In 2021, operators of the European Space Agency’s (ESA) Swarm constellation discovered something to worry about. The satellites, which assess the magnetic field around Earth, started plummeting toward the atmosphere at an alarmingly fast rate. The speed might be up to 10 times faster than before. The change occurred simultaneously with the onset of the new solar cycle, and specialists think it might be the beginning of some difficult years for spacecraft orbiting our planet.
“In the last five, six years, the satellites were sinking about two and a half kilometers [1.5 miles] a year,” Anja Stromme, ESA’s Swarm mission manager, told Space.com. “But since December last year, they have been virtually diving. The sink rate between December and April has been 20 kilometers per year.”
Satellites circling close to Earth often face the drag of the residual atmosphere, which deliberately slows the spacecraft and eventually makes them fall back to the planet. They usually don’t survive this so-called re-entry and burn up in the atmosphere. This atmospheric drag forces the International Space Station’s controllers to conduct regular “reboost.”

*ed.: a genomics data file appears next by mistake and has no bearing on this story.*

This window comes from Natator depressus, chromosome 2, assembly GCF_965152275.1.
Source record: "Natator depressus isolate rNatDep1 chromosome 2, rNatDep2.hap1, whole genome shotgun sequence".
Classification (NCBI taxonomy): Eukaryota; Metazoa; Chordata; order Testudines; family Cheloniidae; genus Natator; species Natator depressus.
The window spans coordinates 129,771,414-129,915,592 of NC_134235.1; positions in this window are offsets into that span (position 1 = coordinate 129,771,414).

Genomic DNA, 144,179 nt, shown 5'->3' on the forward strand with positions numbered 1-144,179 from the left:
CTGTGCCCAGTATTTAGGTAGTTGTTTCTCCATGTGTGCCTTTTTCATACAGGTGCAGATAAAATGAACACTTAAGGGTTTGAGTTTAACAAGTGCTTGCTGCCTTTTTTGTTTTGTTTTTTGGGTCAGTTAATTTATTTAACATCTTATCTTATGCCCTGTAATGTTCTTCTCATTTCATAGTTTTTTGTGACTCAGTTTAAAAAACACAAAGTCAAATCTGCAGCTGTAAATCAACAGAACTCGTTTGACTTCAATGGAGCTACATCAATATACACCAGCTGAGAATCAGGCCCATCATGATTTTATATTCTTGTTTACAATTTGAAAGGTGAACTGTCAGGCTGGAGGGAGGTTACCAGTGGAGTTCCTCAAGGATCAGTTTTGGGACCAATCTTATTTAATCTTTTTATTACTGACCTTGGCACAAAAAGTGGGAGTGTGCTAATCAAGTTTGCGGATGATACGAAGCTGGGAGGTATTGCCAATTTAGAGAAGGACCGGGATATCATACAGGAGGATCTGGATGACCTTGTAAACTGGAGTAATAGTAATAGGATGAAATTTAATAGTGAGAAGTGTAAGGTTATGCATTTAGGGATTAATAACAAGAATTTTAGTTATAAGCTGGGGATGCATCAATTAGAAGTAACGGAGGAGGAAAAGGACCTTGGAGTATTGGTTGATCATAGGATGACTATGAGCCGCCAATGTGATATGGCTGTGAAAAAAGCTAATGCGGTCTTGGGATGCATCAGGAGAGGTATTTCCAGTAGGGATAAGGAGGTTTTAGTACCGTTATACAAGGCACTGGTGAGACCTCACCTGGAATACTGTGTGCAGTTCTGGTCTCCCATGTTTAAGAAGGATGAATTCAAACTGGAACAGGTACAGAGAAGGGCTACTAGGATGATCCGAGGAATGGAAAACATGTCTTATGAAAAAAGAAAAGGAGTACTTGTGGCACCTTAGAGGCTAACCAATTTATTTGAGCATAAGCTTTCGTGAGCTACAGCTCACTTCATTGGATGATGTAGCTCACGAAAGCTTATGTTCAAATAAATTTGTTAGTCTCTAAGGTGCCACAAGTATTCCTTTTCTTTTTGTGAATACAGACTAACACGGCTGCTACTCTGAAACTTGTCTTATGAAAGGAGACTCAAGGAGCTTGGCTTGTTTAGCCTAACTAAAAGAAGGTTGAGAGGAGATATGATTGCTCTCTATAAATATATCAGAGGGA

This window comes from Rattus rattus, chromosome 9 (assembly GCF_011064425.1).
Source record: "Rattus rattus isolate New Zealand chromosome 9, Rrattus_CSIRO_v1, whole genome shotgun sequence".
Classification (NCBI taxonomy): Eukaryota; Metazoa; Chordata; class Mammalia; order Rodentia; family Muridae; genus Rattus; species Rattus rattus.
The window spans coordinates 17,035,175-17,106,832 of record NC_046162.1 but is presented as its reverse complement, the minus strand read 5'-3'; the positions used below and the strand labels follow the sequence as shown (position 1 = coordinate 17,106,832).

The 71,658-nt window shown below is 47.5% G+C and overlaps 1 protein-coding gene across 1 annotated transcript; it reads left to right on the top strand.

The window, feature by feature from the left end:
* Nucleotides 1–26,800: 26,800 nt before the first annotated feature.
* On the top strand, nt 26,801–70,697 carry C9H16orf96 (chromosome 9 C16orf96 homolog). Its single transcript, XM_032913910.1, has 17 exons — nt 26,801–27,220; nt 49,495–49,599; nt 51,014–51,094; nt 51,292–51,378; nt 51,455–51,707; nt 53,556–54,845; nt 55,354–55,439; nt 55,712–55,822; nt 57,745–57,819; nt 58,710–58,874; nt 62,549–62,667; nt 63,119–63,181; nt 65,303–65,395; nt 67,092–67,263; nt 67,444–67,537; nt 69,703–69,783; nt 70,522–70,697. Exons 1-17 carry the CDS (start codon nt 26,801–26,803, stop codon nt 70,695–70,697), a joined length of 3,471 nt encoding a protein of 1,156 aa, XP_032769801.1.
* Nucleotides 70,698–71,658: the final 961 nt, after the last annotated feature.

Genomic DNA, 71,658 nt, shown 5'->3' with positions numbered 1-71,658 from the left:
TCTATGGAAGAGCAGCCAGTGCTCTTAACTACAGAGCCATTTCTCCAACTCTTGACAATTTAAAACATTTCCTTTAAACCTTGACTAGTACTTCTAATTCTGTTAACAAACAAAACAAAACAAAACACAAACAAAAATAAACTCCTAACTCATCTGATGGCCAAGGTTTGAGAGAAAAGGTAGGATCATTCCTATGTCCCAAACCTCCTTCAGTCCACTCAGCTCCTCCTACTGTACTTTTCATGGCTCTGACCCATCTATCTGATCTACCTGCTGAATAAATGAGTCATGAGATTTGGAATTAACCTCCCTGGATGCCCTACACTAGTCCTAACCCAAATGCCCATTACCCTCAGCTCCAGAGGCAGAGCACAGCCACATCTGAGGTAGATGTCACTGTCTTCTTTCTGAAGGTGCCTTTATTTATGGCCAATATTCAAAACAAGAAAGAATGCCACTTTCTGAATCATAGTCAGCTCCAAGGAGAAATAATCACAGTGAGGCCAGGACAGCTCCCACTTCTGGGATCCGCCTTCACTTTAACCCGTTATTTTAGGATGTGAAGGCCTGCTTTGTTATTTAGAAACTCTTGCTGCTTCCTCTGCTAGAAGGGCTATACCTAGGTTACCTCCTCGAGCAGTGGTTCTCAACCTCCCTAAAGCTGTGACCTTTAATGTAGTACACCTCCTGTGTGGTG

This drag furthermore helps clean up the near-Earth environment from space debris. Scientists realize that the intensity of this drug depends on solar activity because of the amount of solar wind emitted by the sun, which fluctuates depending on the 11-year solar cycle. The previous cycle, which officially ended in December 2019, was rather sleepy, with a below-average number of monthly sunspots and a prolonged minimum of hardly any activity.